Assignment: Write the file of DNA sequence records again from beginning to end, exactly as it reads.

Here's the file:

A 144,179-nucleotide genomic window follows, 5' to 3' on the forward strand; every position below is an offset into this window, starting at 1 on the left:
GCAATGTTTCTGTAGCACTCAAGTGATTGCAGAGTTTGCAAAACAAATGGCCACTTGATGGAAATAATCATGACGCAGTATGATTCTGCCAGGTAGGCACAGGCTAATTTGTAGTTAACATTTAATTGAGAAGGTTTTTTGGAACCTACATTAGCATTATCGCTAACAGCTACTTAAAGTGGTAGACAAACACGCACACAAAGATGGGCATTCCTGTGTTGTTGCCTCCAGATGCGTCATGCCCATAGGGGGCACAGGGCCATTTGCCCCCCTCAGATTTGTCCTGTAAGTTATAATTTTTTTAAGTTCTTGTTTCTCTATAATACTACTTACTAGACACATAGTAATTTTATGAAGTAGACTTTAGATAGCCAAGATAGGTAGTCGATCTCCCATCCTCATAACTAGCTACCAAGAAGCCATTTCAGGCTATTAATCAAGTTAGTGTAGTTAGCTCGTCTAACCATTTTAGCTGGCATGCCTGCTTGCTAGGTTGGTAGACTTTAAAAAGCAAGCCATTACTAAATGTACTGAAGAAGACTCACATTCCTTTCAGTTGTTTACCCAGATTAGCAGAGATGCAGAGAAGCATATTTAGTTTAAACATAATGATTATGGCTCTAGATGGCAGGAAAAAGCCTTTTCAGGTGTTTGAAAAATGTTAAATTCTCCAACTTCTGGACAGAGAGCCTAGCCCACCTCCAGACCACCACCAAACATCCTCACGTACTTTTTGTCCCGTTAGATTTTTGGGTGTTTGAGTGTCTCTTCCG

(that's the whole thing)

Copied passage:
A 144,179-nucleotide genomic window follows, 5' to 3' on the forward strand; every position below is an offset into this window, starting at 1 on the left:
GCAATGTTTCTGTAGCACTCAAGTGATTGCAGAGTTTGCAAAACAAATGGCCACTTGATGGAAATAATCATGACGCAGTATGATTCTGCCAGGTAGGCACAGGCTAATTTGTAGTTAACATTTAATTGAGAAGGTTTTTTGGAACCTACATTAGCATTATCGCTAACAGCTACTTAAAGTGGTAGACAAACACGCACACAAAGATGGGCATTCCTGTGTTGTTGCCTCCAGATGCGTCATGCCCATAGGGGGCACAGGGCCATTTGCCCCCCTCAGATTTGTCCTGTAAGTTATAATTTTTTTAAGTTCTTGTTTCTCTATAATACTACTTACTAGACACATAGTAATTTTATGAAGTAGACTTTAGATAGCCAAGATAGGTAGTCGATCTCCCATCCTCATAACTAGCTACCAAGAAGCCATTTCAGGCTATTAATCAAGTTAGTGTAGTTAGCTCGTCTAACCATTTTAGCTGGCATGCCTGCTTGCTAGGTTGGTAGACTTTAAAAAGCAAGCCATTACTAAATGTACTGAAGAAGACTCACATTCCTTTCAGTTGTTTACCCAGATTAGCAGAGATGCAGAGAAGCATATTTAGTTTAAACATAATGATTATGGCTCTAGATGGCAGGAAAAAGCCTTTTCAGGTGTTTGAAAAATGTTAAATTCTCCAACTTCTGGACAGAGAGCCTAGCCCACCTCCAGACCACCACCAAACATCCTCACGTACTTTTTGTCCCGTTAGATTTTTGGGTGTTTGAGTGTCTCTTCCG